Devastating monsoon rains erupted in the Southeast Asian countries of India, Nepal and Bangladesh from late August through early September of this year.  Damage is expected to continue and last throughout the wet monsoon season.  Over twenty million lives have been put at risk, not including the more than one thousand deaths across the three countries. Schools, businesses, and entire villages have been engulfed by the relentless floodwaters, which have destroyed everything in its path taking with it countless numbers of homes and livelihoods.

Monsoons are seasonal storms consisting of heavy rain and wind. In moderation, these storms not only assist in the growth of the economy, but also nourish the people of South Asia. India and its neighbors rely on the summer monsoon, which has a huge amount of rain, increasing the production of crops such as rice and tea, as well as dairy farms, which are all important goods for South Asian farmers.

Over 20 million people have been affected by the monsoon flooding in South Asia, not only destroying crops and homes, but also putting people at risk for contracting infectious diseases is very high across the flooded countries. At least 1,100 deaths have been recorded amongst the three countries. Hundreds of deaths and thousands of injuries have been by drowning, suffocation, and crushing. Thousands of businesses and schools have been obliterated by the forceful waters and falling debris. These massive storms have caused the destruction of 18,000 schools and kept 1.8 million children from going to school. “We know that the longer children are out of school following a disaster like this, the less likely it is that they’ll ever return,” said Rafay Hussain, the General Manager of Save the Children in Bihar. Education is rare in villages such as the ones in South Asia; therefore, these kind of devastating events have a greater chance of preventing the continuation of education altogether.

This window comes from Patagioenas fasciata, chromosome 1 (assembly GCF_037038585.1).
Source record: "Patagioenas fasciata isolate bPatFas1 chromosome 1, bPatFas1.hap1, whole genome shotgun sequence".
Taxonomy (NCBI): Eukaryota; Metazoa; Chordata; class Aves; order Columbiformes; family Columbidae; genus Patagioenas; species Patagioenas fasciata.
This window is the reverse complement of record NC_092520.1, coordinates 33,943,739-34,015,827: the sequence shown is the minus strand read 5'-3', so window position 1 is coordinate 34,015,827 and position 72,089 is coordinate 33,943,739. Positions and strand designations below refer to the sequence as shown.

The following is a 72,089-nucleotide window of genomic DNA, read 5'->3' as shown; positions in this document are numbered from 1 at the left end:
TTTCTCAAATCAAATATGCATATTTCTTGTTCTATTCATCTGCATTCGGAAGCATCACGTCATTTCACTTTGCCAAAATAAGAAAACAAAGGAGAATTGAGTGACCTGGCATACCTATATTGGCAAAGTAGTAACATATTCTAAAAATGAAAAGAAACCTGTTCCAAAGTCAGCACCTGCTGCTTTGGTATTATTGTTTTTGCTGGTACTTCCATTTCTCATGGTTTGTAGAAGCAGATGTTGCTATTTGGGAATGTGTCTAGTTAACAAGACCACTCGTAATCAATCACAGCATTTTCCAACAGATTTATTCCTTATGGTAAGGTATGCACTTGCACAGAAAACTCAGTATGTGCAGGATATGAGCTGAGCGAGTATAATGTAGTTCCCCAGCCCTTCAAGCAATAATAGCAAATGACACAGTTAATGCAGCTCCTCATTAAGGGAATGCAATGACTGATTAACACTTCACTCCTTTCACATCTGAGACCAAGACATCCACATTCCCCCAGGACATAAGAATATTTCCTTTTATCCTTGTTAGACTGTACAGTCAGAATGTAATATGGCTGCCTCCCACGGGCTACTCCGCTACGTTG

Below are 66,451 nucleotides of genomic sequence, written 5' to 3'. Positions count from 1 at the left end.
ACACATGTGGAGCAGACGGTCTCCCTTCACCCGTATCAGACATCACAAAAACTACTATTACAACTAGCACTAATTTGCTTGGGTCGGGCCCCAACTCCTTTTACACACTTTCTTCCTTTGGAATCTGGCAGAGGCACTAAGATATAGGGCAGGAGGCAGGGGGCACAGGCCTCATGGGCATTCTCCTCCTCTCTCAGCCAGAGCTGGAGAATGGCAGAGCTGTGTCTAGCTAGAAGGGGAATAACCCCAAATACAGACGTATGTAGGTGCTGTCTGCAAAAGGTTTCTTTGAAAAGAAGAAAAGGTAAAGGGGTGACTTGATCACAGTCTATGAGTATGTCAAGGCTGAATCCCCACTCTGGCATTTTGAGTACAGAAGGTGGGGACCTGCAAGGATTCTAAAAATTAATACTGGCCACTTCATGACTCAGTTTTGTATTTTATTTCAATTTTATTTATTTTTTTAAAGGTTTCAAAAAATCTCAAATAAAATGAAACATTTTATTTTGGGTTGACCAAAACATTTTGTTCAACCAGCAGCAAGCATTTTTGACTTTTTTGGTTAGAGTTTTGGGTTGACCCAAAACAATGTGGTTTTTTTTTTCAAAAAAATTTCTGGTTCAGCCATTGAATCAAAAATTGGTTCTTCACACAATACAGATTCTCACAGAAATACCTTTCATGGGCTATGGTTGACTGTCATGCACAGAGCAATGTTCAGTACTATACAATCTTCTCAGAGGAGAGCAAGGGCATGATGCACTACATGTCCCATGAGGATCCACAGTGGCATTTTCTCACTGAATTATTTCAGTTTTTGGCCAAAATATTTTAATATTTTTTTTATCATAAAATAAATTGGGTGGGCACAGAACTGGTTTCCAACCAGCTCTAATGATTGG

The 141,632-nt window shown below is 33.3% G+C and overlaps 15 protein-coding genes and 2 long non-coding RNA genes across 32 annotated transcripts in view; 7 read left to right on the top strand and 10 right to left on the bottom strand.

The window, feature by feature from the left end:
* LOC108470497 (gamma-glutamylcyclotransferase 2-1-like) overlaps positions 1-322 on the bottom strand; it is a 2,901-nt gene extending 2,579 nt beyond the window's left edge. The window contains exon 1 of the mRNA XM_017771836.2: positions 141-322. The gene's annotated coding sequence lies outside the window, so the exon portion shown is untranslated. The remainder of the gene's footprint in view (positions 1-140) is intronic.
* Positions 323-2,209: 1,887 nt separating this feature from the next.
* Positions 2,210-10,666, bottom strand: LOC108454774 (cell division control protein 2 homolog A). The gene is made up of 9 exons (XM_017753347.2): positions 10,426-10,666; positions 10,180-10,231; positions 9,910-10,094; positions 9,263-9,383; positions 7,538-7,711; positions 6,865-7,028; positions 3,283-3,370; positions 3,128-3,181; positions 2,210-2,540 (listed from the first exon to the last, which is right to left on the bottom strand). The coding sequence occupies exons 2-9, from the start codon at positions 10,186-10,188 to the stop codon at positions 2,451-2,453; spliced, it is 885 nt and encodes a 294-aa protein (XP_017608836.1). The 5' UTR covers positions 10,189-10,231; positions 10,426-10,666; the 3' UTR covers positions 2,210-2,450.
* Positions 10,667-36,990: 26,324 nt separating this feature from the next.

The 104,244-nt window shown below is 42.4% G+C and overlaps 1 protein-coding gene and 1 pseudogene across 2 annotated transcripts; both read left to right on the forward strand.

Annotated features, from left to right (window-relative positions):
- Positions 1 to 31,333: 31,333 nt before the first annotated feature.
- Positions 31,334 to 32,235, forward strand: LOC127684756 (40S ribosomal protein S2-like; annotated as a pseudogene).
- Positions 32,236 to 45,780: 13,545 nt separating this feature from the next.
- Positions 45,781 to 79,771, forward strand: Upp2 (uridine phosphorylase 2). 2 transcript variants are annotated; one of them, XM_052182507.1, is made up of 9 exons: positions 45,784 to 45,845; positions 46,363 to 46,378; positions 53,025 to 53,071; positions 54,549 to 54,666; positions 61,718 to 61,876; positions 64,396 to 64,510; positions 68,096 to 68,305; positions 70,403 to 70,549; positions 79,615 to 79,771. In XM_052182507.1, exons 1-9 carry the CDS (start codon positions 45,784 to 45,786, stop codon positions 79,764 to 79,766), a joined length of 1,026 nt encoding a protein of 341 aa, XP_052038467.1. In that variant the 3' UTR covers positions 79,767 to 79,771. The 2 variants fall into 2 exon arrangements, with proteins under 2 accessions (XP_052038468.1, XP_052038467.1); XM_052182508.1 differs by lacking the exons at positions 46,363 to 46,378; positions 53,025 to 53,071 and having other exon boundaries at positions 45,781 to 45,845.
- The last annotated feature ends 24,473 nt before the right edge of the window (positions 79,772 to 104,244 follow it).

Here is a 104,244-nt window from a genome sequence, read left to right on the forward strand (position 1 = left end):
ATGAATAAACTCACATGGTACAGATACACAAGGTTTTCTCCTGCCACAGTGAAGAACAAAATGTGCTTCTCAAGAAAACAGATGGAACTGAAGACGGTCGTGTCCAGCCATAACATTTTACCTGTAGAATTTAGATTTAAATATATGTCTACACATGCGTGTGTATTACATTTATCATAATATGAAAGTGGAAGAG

In the eastern part of the Indian state of Utter Pradesh, 3,097 villages are under water and about 3 million people have been overwhelmed by flooding in that area. The army was called in soon after this incident, helping with evacuations and supplying cities with water. Vice President of International Services at the American Red Cross went to South Asia to find destroyed countries. Soon after, rescue workers, police, and citizens of the country helped to pull 13 people from the debris and also looked for more people buried underneath. It was not easy finding help for the injured, but the International Services managed to do what they could.

Countries in Southeast Asia are accustomed to seasonal monsoons, which are critical for the continued nourishment and economic growth of the people residing there.  Nonetheless, no one was prepared for the devastation that was unleashed on the people of India, Nepal and Bangladesh this summer season.  “We get flooding every year but I have never seen anything quite like this in my life,” said Ashok Baruah, a farmer in one of the areas impacted by the flood. Addressing this humanitarian crisis is not going to be easy as natural disasters are seemingly becoming more prevalent. It appears the very aspect of nature that nourishes Southeast Asia every year also has the potential to destroy it.

 

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